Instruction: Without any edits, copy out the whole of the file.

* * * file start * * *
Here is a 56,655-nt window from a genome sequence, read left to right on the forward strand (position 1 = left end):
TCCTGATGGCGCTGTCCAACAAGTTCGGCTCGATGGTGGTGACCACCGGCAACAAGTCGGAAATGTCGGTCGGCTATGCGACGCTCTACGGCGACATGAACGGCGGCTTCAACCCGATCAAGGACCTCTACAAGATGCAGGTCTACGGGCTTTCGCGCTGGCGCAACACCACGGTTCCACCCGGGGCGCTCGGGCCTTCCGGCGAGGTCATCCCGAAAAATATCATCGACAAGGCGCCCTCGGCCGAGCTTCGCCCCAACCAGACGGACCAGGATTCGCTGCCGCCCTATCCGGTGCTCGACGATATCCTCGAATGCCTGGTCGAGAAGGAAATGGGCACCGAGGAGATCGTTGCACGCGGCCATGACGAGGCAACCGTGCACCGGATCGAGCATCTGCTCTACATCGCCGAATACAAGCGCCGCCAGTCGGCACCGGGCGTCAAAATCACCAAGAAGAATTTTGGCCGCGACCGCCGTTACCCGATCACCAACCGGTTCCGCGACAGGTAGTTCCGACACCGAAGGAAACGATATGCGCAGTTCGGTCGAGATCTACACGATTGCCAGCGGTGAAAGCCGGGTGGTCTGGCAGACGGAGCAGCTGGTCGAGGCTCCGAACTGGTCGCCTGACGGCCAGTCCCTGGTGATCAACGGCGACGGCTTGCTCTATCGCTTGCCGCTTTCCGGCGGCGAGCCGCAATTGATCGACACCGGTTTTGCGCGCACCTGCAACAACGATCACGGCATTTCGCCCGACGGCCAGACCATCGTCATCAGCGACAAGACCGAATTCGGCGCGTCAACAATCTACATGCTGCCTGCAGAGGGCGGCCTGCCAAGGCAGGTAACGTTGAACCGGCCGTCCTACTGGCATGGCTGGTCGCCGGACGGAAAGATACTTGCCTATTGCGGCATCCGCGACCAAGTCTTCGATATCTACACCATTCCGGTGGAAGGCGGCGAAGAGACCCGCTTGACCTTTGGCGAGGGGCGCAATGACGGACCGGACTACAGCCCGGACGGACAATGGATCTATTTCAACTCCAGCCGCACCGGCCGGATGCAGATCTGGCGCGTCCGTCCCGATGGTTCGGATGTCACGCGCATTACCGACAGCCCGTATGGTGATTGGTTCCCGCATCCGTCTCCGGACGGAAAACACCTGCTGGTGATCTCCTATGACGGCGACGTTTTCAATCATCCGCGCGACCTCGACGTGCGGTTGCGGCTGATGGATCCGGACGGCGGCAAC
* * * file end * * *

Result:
Here is a 56,655-nt window from a genome sequence, read left to right on the forward strand (position 1 = left end):
TCCTGATGGCGCTGTCCAACAAGTTCGGCTCGATGGTGGTGACCACCGGCAACAAGTCGGAAATGTCGGTCGGCTATGCGACGCTCTACGGCGACATGAACGGCGGCTTCAACCCGATCAAGGACCTCTACAAGATGCAGGTCTACGGGCTTTCGCGCTGGCGCAACACCACGGTTCCACCCGGGGCGCTCGGGCCTTCCGGCGAGGTCATCCCGAAAAATATCATCGACAAGGCGCCCTCGGCCGAGCTTCGCCCCAACCAGACGGACCAGGATTCGCTGCCGCCCTATCCGGTGCTCGACGATATCCTCGAATGCCTGGTCGAGAAGGAAATGGGCACCGAGGAGATCGTTGCACGCGGCCATGACGAGGCAACCGTGCACCGGATCGAGCATCTGCTCTACATCGCCGAATACAAGCGCCGCCAGTCGGCACCGGGCGTCAAAATCACCAAGAAGAATTTTGGCCGCGACCGCCGTTACCCGATCACCAACCGGTTCCGCGACAGGTAGTTCCGACACCGAAGGAAACGATATGCGCAGTTCGGTCGAGATCTACACGATTGCCAGCGGTGAAAGCCGGGTGGTCTGGCAGACGGAGCAGCTGGTCGAGGCTCCGAACTGGTCGCCTGACGGCCAGTCCCTGGTGATCAACGGCGACGGCTTGCTCTATCGCTTGCCGCTTTCCGGCGGCGAGCCGCAATTGATCGACACCGGTTTTGCGCGCACCTGCAACAACGATCACGGCATTTCGCCCGACGGCCAGACCATCGTCATCAGCGACAAGACCGAATTCGGCGCGTCAACAATCTACATGCTGCCTGCAGAGGGCGGCCTGCCAAGGCAGGTAACGTTGAACCGGCCGTCCTACTGGCATGGCTGGTCGCCGGACGGAAAGATACTTGCCTATTGCGGCATCCGCGACCAAGTCTTCGATATCTACACCATTCCGGTGGAAGGCGGCGAAGAGACCCGCTTGACCTTTGGCGAGGGGCGCAATGACGGACCGGACTACAGCCCGGACGGACAATGGATCTATTTCAACTCCAGCCGCACCGGCCGGATGCAGATCTGGCGCGTCCGTCCCGATGGTTCGGATGTCACGCGCATTACCGACAGCCCGTATGGTGATTGGTTCCCGCATCCGTCTCCGGACGGAAAACACCTGCTGGTGATCTCCTATGACGGCGACGTTTTCAATCATCCGCGCGACCTCGACGTGCGGTTGCGGCTGATGGATCCGGACGGCGGCAAC